For example, if you hold the belief, ‘I must not make a mistake because making a mistake would be unbearable’, this means that mistakes are something you could not survive. If this were true, none of us would be alive because we have all made mistakes.

Reality shows that you do tolerate making mistakes even if you find it very hard to do so. Reality shows that you still manage to get up, make a cup of tea, shower, do your work and carry on functioning. It shows that as long as you are alive and breathing you can cope with the thing that you have been telling yourself is unbearable. I have had many clients who initially believed that going through a divorce was unbearable but they survived it. We convince ourselves of these things, even if they are not true, instead of reminding ourselves of the reality and the truth about our strength and resilience in tolerating difficulties.

If you are going through a difficult time right now, acknowledge that you are experiencing difficulties and frustrations. But do not give up on the reality that you are tolerating whatever is happening, proved by the fact that you are still alive and reading this book.

LFT beliefs are not logical

It is not logical to conclude that something is unbearable, just because it is very or even extremely difficult, when you are still alive and breathing. Your feelings will be provoked by such thoughts. This is important to think about, because sometimes faulty thinking becomes so effortless and habitual that you just accept it without question. You do not have to like logic but it is in your best interest to use common sense. You have lots of common sense and it is going to be up to you to identify your faulty thinking because there is something in it for you.

Example

Consider the statement below. You can see that it is made up of two parts. Part one acknowledges that something is difficult or frustrating. Let's call that difficulty ‘xyz’. The second statement is about the conclusion that follows from the first statement.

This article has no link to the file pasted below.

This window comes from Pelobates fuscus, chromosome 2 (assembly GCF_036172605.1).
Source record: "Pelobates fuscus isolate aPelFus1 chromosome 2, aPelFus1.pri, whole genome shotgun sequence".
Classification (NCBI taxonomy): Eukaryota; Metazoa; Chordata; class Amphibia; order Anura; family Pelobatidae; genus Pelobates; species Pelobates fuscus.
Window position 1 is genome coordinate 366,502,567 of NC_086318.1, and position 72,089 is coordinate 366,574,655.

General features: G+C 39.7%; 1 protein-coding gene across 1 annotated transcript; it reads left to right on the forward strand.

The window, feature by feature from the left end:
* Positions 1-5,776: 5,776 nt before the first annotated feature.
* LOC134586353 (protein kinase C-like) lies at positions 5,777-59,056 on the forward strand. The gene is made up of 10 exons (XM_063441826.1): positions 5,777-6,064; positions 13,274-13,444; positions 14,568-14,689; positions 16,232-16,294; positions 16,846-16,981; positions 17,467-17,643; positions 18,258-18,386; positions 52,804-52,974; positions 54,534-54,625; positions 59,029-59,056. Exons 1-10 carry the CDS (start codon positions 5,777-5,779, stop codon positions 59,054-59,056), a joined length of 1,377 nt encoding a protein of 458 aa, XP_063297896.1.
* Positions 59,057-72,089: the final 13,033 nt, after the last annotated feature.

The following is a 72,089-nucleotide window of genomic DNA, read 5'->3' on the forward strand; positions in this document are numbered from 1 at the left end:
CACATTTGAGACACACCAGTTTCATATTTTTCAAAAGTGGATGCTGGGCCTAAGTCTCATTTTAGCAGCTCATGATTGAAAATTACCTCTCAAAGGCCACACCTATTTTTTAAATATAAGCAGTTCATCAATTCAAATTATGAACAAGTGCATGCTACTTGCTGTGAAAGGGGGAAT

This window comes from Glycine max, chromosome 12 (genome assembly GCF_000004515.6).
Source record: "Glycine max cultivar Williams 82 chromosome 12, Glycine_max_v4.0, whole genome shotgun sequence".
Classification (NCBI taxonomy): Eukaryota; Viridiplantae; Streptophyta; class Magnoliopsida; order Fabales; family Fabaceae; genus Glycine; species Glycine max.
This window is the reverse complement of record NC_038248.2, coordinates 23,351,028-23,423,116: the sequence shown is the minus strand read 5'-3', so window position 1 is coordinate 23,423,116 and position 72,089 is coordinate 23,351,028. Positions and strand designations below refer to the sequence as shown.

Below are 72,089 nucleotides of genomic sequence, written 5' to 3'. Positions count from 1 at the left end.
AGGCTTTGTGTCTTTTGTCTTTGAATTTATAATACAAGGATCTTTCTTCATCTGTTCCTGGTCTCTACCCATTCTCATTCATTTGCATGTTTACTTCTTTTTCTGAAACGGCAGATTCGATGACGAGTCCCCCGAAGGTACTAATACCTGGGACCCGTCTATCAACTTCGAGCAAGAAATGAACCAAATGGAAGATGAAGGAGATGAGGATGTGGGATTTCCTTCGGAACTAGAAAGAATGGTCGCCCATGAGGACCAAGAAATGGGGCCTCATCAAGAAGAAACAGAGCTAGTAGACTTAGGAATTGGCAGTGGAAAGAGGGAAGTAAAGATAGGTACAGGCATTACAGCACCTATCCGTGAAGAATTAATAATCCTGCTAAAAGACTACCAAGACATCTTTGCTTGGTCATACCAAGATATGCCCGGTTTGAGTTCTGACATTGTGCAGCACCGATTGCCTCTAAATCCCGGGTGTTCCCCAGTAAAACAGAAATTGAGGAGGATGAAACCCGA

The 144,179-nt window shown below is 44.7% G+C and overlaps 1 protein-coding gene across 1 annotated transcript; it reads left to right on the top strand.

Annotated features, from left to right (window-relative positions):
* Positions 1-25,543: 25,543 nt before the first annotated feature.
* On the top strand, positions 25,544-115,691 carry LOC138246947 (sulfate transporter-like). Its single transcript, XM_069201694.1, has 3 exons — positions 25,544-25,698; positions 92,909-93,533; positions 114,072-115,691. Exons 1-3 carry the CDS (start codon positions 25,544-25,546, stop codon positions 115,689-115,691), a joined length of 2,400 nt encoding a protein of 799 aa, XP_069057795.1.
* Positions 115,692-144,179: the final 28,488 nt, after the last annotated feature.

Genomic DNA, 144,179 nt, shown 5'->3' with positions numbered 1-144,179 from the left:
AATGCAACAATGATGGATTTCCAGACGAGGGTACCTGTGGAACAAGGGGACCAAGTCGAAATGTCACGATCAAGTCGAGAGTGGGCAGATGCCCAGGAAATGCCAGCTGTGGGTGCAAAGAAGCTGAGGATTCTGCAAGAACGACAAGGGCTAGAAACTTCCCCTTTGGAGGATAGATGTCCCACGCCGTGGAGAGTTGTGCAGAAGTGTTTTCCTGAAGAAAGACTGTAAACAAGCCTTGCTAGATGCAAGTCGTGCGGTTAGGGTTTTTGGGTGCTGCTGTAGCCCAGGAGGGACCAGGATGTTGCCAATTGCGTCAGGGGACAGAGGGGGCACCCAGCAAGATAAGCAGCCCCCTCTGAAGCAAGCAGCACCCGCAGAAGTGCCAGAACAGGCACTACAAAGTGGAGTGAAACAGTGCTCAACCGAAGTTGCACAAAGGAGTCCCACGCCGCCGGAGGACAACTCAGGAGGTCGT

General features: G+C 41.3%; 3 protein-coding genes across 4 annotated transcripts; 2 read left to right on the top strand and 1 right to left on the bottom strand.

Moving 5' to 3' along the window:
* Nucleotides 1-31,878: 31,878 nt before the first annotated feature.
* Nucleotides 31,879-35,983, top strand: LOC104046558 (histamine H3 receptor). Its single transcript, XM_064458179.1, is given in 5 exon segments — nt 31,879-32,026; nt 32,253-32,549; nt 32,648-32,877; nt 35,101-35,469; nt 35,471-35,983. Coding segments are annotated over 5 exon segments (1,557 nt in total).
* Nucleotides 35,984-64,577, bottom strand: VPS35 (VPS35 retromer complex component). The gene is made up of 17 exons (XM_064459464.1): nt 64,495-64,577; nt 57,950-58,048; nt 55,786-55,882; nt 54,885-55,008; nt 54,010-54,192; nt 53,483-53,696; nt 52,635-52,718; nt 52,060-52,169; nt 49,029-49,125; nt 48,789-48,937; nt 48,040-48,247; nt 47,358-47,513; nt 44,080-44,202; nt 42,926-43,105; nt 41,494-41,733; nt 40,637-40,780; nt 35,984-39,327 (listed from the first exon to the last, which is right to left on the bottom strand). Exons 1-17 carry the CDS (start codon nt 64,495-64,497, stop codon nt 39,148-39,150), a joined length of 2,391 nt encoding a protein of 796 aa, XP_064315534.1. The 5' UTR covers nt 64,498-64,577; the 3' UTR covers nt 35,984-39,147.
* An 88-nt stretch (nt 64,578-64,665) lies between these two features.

Xyz is difficult … AND THEREFORE xyz is unbearable (or intolerable, or I can't stand it or I can't cope with it).

When you replace the xyz with ‘a rainy, cold day’, does the second statement sound reasonable?

A rainy cold day is frustrating … AND THEREFORE a rainy, cold day is unbearable.

Replace xyz with ‘making a mistake’, and the same logic will apply. It remains logically wrong to make the second LFT statement a conclusion that flows from the first.

LFT beliefs are not helpful

When you believe that the difficulties in your life are unbearable, your body functions differently as a result. LFT beliefs have consequences. They are not harmless or healthy. Believing that you can't stand something will provoke emotions such as anxiety, depression, rage and shame. Your thoughts about your abilities will be negative and your problem-solving skills will be weakened. In a state of anxiety, provoked by your LFT belief, you will not be functioning at your best. Your performance will be greatly affected.

LFT beliefs make you work in a restricted way and create unhealthy tension in your body. It's as if you are walking under a very low ceiling. The more you lower your tolerance, the more you lower this ceiling. The solution is, of course, to learn to deal with, and increase your tolerance to, difficulties.

Example

Let us return to the woman whose goal is to feel confident and speak eloquently in staff meetings. Imagine that she now has an LFT belief about the state of her anxiety. She tells herself that she can't stand her feelings and that they are unbearable, as well as being horrible. This LFT belief is likely to further reinforce her demand to get rid of her anxiety, but it does the opposite. She is so intolerant of the sensations of anxiety that she feels them more, not less. This happens because she is now so sensitive to the emotion itself. Her mind is even more focused on her feelings and not on the meeting. She is now completely absorbed in her own world. Her low tolerance to anxiety is lowering the ceiling she is under. All she feels like doing is – you've guessed it – getting out of that meeting.

Her rigid intolerant belief is not helping her achieve her goal of confidence and eloquent speech. In fact, it will cause her throat to dry and her mind to focus on running away. As the body is now geared for the flight response, the energy used for recall is diverted to this function. Her body is reacting as if her colleagues are a pride of lions looking at her and seeing lunch. If there was a pride of lions, that is if she was actually under threat, then her body would gear into anxiety. It would divert the energy of many physical and mental functions to those that would be useful for running away. So in a state of anxiety she would not be geared up to presenting sales figures. Her rigid, catastrophizing, LFT beliefs would make her body and mind respond as if she was facing a pride of lions.

Self-acceptance vs Self-damning